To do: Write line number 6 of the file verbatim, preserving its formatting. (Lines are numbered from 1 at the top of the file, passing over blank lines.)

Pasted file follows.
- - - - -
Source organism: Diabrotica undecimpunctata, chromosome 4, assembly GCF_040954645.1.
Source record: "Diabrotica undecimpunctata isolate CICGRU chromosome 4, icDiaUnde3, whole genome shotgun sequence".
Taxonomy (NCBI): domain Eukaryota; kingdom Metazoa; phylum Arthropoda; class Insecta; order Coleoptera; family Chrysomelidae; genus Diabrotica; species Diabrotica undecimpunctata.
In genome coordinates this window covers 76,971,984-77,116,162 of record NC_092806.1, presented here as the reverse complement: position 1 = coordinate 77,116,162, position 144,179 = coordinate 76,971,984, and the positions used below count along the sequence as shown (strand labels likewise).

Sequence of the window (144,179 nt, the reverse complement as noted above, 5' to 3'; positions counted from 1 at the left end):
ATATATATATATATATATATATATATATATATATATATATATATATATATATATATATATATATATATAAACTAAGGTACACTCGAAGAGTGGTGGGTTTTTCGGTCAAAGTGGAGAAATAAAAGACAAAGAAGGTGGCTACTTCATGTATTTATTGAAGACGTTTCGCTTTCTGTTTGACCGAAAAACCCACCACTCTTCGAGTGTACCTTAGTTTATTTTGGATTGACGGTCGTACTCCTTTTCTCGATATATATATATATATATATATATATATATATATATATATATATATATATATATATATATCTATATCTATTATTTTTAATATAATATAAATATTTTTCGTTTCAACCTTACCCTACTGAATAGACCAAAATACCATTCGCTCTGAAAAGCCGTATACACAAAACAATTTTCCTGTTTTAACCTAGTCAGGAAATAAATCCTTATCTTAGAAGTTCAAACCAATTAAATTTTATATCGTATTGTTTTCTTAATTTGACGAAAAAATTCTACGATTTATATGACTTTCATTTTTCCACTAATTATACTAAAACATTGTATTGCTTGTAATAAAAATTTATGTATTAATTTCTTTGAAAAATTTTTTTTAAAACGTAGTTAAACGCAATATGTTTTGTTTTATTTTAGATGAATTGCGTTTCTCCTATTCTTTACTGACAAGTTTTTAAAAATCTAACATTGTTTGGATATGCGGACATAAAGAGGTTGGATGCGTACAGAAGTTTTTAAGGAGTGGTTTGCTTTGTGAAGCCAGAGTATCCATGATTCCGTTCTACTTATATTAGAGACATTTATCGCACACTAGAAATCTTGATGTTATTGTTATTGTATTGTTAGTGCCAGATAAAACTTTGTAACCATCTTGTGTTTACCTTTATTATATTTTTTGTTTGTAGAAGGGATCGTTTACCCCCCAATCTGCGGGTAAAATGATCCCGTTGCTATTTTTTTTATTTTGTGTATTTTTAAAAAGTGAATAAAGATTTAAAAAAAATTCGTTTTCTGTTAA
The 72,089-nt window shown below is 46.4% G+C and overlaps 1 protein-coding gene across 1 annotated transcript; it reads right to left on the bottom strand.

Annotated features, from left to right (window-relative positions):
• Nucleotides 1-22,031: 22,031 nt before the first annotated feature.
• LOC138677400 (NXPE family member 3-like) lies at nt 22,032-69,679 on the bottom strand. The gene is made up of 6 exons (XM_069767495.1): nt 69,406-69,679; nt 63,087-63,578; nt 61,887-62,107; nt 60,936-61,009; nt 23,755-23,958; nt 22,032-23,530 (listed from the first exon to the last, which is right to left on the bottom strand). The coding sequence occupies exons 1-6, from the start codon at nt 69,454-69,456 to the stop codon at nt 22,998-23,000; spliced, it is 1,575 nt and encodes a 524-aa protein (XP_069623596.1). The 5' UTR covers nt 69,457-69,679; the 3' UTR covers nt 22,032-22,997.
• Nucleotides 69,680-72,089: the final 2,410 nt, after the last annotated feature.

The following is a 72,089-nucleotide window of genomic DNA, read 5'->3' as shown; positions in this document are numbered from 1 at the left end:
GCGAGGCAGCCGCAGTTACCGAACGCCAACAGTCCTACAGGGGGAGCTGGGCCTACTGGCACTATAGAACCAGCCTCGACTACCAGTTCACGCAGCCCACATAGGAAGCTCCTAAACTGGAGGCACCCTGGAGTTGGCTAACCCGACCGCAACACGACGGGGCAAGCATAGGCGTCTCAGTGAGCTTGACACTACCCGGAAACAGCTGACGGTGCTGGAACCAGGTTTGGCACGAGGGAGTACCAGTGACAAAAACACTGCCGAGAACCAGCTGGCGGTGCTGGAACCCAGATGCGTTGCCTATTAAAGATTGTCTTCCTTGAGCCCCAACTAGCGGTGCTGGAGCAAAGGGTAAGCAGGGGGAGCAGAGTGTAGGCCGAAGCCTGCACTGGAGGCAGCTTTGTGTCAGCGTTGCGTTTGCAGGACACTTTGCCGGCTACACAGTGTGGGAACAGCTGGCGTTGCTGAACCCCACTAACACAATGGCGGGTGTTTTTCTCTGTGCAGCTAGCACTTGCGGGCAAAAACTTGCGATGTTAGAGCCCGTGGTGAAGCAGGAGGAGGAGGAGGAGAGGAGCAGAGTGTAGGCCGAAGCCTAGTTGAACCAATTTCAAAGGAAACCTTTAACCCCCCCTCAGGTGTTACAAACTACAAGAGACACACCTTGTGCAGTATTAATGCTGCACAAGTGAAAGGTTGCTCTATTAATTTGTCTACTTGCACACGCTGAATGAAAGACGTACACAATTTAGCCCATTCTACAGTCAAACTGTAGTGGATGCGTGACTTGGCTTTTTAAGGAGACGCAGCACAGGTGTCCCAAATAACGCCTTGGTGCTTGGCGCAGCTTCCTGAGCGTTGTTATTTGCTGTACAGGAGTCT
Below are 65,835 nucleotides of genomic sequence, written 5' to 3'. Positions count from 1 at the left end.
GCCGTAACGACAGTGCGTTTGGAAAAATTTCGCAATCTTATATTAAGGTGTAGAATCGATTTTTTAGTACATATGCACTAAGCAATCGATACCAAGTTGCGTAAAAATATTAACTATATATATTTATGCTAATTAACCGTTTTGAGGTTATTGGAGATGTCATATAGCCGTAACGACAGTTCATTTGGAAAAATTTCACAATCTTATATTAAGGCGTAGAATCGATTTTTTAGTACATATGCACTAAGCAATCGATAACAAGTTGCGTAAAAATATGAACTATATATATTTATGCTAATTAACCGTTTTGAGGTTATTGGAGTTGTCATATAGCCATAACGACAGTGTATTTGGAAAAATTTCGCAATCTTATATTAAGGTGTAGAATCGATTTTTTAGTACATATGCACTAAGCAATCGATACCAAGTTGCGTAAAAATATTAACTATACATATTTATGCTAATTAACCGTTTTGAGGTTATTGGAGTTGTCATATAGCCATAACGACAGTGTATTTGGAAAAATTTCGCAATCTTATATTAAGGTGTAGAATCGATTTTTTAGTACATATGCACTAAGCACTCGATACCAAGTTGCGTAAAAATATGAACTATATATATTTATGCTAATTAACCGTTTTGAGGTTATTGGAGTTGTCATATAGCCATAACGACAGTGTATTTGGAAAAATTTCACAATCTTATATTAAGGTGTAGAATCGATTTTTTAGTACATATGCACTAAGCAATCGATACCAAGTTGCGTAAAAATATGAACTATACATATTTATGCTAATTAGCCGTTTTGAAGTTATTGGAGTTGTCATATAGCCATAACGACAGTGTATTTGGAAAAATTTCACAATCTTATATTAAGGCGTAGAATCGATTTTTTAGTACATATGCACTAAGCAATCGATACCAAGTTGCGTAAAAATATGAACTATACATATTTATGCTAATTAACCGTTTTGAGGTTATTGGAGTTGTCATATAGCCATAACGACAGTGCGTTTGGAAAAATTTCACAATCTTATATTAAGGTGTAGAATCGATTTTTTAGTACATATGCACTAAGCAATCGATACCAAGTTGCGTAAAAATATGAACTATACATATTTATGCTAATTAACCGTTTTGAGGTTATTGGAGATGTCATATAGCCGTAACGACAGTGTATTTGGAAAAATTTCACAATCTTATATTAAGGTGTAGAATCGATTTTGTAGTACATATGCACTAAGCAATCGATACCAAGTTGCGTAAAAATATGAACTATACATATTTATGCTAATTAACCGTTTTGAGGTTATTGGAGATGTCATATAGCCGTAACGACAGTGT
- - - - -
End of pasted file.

ATATATATATATATATATATATATATATATATATATATATATATATATATATATATATATATATATATAAACTAAGGTACACTCGAAGAGTGGTGGGTTTTTCGGTCAAAGTGGAGAAATAAAAGACAAAGAAGGTGGCTACTTCATGTATTTATTGAAGACGTTTCGCTTTCTGTTTGACCGAAAAACCCACCACTCTTCGAGTGTACCTTAGTTTATTTTGGATTGACGGTCGTACTCCTTTTCTCGATATATATATATATATATATATATATATATATATATATATATATATATATATATATATATCTATATCTATTATTTTTAATATAATATAAATATTTTTCGTTTCAACCTTACCCTACTGAATAGACCAAAATACCATTCGCTCTGAAAAGCCGTATACACAAAACAATTTTCCTGTTTTAACCTAGTCAGGAAATAAATCCTTATCTTAGAAGTTCAAACCAATTAAATTTTATATCGTATTGTTTTCTTAATTTGACGAAAAAATTCTACGATTTATATGACTTTCATTTTTCCACTAATTATACTAAAACATTGTATTGCTTGTAATAAAAATTTATGTATTAATTTCTTTGAAAAATTTTTTTTAAAACGTAGTTAAACGCAATATGTTTTGTTTTATTTTAGATGAATTGCGTTTCTCCTATTCTTTACTGACAAGTTTTTAAAAATCTAACATTGTTTGGATATGCGGACATAAAGAGGTTGGATGCGTACAGAAGTTTTTAAGGAGTGGTTTGCTTTGTGAAGCCAGAGTATCCATGATTCCGTTCTACTTATATTAGAGACATTTATCGCACACTAGAAATCTTGATGTTATTGTTATTGTATTGTTAGTGCCAGATAAAACTTTGTAACCATCTTGTGTTTACCTTTATTATATTTTTTGTTTGTAGAAGGGATCGTTTACCCCCCAATCTGCGGGTAAAATGATCCCGTTGCTATTTTTTTTATTTTGTGTATTTTTAAAAAGTGAATAAAGATTTAAAAAAAATTCGTTTTCTGTTAA